Food, travel and the enablers of mediocrity

We’re watching a cheesy Netflix series called Instant Hotel in which Australian couples who rent out their homes compete for the title of being owner of the best ‘instant hotel’. I’m a great believer in equilibrium in many aspects of life, so to counter anything thought-provoking I like to end the night with a dollop of something mindless to wind the brain down. That’s my excuse for watching Instant Hotel and I’m sticking to it.

One particularly obnoxious contestant explained she was the most qualified as a judge of accommodation because she was a top Tripadvisor reviewer. The others seemed to accept this as a legitimate qualification, whereas I was spluttering “you’ve got to be chuffing joking”, or words to that effect.

It was satisfying, if predictable, when the self-appointed expert couldn’t understand when her house, in a magnolia Melbourne housing development, was slated for being in a soulless location. She had no idea what others meant by ‘soulless’. She might have penned countless reviews on the travel advisory site, but how trustworthy were her opinions?

Food from a hotel buffet, Tenerife
I have absolutely no idea what this was from a Tenerife hotel buffet.

This is a huge problem I have with Tripadvisor reviews. How do I know whether a reviewer’s likes and dislikes are in line with my own or not? I don’t know their background, their experiences, their personal tastes. All of these are important. I can make a judgement based on how they write a review, but more often than not reviews are too vague… or too anally retentive.

Personal experience counts for a lot. In a heated discussion on a Tripadvisor forum about a restaurant on Tenerife, some noses were put out of joint when one poster commented that people who thought a particular restaurant was one of the best on Tenerife must have had a limited experience of eating to come to that conclusion. It’s a view which has validity. If someone only dines out when on holiday in the same destination year after year, their culinary experiences are severely limited. Before we got wise to the perils of trusting TA reviews we were disappointed more times than I can count by uninspiring offerings in restaurants and hotels which had been raved about by TA reviewers.

Cantinha Ze Avillez, Lisbon
Acceptable in an average traditional restaurant, but is this what you expect from the kitchen of one of Lisbon’s top chefs?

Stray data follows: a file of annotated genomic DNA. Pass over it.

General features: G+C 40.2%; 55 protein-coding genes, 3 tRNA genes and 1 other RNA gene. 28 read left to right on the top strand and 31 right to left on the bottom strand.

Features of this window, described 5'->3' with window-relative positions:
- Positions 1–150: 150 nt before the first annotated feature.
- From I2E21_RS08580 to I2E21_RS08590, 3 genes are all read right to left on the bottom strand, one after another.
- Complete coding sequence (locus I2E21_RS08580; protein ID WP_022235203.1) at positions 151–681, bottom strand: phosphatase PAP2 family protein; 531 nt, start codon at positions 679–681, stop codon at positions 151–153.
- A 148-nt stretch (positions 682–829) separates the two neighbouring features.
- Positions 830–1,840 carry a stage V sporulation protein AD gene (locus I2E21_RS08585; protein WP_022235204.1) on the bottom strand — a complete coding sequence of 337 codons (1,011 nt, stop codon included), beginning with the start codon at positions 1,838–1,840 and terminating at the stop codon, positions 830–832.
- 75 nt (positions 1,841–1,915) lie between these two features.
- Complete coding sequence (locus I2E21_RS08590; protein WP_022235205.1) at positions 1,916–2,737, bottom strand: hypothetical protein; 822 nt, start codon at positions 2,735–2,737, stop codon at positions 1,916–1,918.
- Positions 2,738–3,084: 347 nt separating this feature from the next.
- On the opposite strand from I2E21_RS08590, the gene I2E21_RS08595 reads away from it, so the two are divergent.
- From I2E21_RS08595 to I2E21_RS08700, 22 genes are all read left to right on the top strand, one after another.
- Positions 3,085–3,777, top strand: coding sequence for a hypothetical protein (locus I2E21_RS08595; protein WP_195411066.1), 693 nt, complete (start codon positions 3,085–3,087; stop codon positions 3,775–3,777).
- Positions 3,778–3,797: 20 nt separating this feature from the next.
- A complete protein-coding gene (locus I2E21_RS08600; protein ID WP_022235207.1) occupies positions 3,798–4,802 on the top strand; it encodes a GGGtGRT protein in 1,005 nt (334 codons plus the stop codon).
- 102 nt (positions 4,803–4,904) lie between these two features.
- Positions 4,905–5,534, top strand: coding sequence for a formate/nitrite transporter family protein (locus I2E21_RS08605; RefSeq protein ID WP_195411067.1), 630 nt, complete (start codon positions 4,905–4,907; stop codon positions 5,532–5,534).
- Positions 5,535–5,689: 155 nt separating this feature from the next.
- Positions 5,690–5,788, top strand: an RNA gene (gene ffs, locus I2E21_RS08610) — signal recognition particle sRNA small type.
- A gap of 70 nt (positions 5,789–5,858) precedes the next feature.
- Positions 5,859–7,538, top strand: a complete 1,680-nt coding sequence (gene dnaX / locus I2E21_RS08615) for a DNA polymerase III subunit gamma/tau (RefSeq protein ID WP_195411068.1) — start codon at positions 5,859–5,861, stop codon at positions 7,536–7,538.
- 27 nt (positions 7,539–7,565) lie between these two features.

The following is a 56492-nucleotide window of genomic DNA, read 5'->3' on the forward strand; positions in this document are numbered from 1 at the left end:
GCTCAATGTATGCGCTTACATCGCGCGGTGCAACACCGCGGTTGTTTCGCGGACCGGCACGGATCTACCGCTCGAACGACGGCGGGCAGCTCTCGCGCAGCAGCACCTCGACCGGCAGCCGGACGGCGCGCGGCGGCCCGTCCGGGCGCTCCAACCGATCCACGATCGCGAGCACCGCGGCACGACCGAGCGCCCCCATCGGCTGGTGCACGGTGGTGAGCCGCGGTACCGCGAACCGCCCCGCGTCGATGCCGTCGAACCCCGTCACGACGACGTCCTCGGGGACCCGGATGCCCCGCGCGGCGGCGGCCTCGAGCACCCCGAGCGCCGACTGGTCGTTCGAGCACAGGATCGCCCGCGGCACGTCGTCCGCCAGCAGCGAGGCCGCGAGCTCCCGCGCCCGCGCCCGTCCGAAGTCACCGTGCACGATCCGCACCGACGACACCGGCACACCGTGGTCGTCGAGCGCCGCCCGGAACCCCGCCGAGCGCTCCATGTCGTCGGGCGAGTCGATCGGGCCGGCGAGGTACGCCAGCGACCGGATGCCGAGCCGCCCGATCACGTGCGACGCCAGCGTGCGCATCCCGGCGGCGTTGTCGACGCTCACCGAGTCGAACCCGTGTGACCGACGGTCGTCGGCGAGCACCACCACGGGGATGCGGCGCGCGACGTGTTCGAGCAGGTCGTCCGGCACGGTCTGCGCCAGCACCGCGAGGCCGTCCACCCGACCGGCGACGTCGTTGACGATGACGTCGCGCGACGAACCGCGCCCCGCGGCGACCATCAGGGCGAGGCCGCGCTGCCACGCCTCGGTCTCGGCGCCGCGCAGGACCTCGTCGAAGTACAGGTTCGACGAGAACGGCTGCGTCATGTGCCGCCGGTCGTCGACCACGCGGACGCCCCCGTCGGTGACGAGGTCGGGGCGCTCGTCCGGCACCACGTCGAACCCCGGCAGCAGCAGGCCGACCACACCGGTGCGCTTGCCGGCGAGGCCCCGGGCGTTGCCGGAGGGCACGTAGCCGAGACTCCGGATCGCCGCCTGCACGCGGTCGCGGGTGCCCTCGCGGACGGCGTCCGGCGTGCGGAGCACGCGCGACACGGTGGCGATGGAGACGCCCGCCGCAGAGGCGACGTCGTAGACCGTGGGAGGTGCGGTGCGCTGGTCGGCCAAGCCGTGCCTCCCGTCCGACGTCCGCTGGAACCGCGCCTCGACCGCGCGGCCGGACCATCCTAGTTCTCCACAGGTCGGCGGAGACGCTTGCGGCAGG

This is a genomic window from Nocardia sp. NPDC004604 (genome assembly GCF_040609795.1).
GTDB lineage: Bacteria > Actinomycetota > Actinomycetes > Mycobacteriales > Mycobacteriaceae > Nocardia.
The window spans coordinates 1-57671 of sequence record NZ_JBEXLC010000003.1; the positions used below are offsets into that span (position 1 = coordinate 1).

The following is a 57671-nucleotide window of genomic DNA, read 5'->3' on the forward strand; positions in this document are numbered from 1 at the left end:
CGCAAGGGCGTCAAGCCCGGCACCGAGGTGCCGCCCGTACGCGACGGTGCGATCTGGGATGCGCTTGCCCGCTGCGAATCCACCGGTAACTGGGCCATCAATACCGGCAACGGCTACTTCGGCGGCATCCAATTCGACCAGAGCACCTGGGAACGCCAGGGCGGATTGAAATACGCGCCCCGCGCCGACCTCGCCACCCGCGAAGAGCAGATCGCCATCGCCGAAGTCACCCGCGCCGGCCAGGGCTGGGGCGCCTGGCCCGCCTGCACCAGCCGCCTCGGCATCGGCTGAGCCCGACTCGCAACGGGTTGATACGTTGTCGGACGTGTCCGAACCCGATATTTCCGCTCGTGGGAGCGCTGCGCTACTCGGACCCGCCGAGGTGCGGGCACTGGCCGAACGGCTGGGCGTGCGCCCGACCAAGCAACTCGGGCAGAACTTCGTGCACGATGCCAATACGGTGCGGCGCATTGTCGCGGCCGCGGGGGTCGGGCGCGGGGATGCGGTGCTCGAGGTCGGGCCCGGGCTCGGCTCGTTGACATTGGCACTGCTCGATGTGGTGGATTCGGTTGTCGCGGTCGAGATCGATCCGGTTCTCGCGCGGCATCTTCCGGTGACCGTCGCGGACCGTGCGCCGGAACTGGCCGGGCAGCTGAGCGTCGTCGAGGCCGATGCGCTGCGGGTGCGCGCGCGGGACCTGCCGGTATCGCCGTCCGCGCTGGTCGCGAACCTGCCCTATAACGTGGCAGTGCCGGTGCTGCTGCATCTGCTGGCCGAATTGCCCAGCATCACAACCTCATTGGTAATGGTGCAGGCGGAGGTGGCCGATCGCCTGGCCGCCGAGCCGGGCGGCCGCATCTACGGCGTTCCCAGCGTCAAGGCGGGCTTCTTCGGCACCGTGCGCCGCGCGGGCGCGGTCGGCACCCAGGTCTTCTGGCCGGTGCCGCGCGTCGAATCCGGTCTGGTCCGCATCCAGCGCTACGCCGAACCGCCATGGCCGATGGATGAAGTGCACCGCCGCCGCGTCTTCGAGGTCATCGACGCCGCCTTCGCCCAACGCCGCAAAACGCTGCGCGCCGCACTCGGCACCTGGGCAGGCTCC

“There was a wide range of food, definitely the most I’ve ever seen at a hotel before…” – Tenerife
The choice was so poor I struggled to actually find anything which looked appetising.

“The food is best described as gastronomic…” – Scotland.
The food was best described as being stuck in the 1980s.

“A truly fabulous find. A celebrity chef owns and runs the establishment and the food is really something.” – Lisbon.
The food was really something, it was run of the mill. I suspect the reviewer was a faux food snob dazzled by the celebrity status of the chef.

Prawn cocktail, Scotland
Back to the 80s, prawn cocktail.

The worst example was related to the Parador on La Gomera where I had a shocker of a meal, which I complained about at the time and later in writing (no response). A few days after our stay I read a review by an American guest who described my dinner experience exactly, and then gave the place a 5 star review.

Those establishments are never going to improve as long as the masses leave undeserved rave reviews. Reviewers of the ilk used in the examples are enablers of culinary mediocrity.

This issue I have with people who review restaurants doesn’t just apply to Tripadvisor, I’m as cautious about who to trust in the travel writing/blogging business as well. There are plenty out there who write about food and travel yet who are in reality fussy eaters. Some write about, and recommend, food they’d refuse to pop in their own mouths.

Tough meat, Parador, La Gomera
There’s a teeth-testing piece of meat under that sauce in La Gomera’s Parador.

In the case of travel writing there’s a portfolio of work I can refer to which quickly alerts me to how much of a foodie someone really is – by preferences, experiences and whether they regularly visit restaurants under their own steam rather than having them chosen by tourist boards/PR firms. I also tend to veer toward trusting folk who enjoy attempting to create, recreate in their own kitchens. It’s something we do, and I can’t imagine how anyone who likes writing about food wouldn’t enjoy cooking.

Cooking at home, Tenerife
We love eating out, we love cooking at home.

For that, and other reasons, I love interviewing chefs. Not only do we pick up cooking tips, we learn where they like to eat when they escape their own kitchens. I like to consider advice from experts in any given field. I know, given current societal trends, that’s something which might be an outdated approach.

Some of the people whose opinions I trust most are friends who share a love of food; people who have travelled extensively, are adventurous diners, and have experienced a wide range of culinary offerings in simple joints as well as Michelin star, or equivalent, restaurants. Some write, some don’t.

Good food, Venice, Italy
When someone we trust recommends a restaurant…

Ultimately culinary preferences are a personal thing. But when it comes to being influenced by restaurant reviews and recommendations, I’m always going to pay more heed to those from people who can compare and contrast from a deep pool of experiences covering a diverse range of locations.

About Jack 799 Articles
Jack is co-editor, writer and photographer for BuzzTrips and the Real Tenerife series of travel websites as well as a Slow Travel consultant and a contributor to online travel sites and travel magazines. Follow Jack on Facebook for more travel photos and snippets.

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